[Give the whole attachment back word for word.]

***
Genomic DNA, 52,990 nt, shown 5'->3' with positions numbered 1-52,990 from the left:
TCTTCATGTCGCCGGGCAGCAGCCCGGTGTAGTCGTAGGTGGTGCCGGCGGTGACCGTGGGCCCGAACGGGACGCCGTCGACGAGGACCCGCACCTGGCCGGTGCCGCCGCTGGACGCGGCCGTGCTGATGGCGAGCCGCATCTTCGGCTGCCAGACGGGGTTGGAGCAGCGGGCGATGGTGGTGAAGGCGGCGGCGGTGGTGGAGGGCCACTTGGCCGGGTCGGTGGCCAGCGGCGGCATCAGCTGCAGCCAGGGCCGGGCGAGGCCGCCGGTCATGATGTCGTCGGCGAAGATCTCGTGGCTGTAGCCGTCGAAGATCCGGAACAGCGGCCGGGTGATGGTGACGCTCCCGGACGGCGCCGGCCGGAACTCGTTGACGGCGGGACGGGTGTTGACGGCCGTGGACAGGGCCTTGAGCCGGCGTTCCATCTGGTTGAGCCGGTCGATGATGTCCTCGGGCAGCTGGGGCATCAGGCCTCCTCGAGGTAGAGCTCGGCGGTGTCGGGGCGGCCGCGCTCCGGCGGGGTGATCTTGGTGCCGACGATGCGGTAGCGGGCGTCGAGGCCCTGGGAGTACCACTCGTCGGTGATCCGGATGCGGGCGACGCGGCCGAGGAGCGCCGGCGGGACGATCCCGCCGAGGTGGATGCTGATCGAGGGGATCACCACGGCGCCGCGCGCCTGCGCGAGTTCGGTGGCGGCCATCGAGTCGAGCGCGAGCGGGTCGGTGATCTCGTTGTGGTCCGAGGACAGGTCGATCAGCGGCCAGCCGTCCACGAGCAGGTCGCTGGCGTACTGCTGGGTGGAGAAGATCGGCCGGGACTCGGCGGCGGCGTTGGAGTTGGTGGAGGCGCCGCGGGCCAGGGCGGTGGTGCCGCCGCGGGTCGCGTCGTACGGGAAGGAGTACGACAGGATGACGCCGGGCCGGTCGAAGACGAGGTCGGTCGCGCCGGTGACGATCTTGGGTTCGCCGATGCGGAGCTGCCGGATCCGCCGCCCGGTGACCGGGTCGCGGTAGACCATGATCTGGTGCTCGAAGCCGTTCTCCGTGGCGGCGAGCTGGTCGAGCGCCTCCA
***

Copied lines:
Genomic DNA, 52,990 nt, shown 5'->3' with positions numbered 1-52,990 from the left:
TCTTCATGTCGCCGGGCAGCAGCCCGGTGTAGTCGTAGGTGGTGCCGGCGGTGACCGTGGGCCCGAACGGGACGCCGTCGACGAGGACCCGCACCTGGCCGGTGCCGCCGCTGGACGCGGCCGTGCTGATGGCGAGCCGCATCTTCGGCTGCCAGACGGGGTTGGAGCAGCGGGCGATGGTGGTGAAGGCGGCGGCGGTGGTGGAGGGCCACTTGGCCGGGTCGGTGGCCAGCGGCGGCATCAGCTGCAGCCAGGGCCGGGCGAGGCCGCCGGTCATGATGTCGTCGGCGAAGATCTCGTGGCTGTAGCCGTCGAAGATCCGGAACAGCGGCCGGGTGATGGTGACGCTCCCGGACGGCGCCGGCCGGAACTCGTTGACGGCGGGACGGGTGTTGACGGCCGTGGACAGGGCCTTGAGCCGGCGTTCCATCTGGTTGAGCCGGTCGATGATGTCCTCGGGCAGCTGGGGCATCAGGCCTCCTCGAGGTAGAGCTCGGCGGTGTCGGGGCGGCCGCGCTCCGGCGGGGTGATCTTGGTGCCGACGATGCGGTAGCGGGCGTCGAGGCCCTGGGAGTACCACTCGTCGGTGATCCGGATGCGGGCGACGCGGCCGAGGAGCGCCGGCGGGACGATCCCGCCGAGGTGGATGCTGATCGAGGGGATCACCACGGCGCCGCGCGCCTGCGCGAGTTCGGTGGCGGCCATCGAGTCGAGCGCGAGCGGGTCGGTGATCTCGTTGTGGTCCGAGGACAGGTCGATCAGCGGCCAGCCGTCCACGAGCAGGTCGCTGGCGTACTGCTGGGTGGAGAAGATCGGCCGGGACTCGGCGGCGGCGTTGGAGTTGGTGGAGGCGCCGCGGGCCAGGGCGGTGGTGCCGCCGCGGGTCGCGTCGTACGGGAAGGAGTACGACAGGATGACGCCGGGCCGGTCGAAGACGAGGTCGGTCGCGCCGGTGACGATCTTGGGTTCGCCGATGCGGAGCTGCCGGATCCGCCGCCCGGTGACCGGGTCGCGGTAGACCATGATCTGGTGCTCGAAGCCGTTCTCCGTGGCGGCGAGCTGGTCGAGCGCCTCCA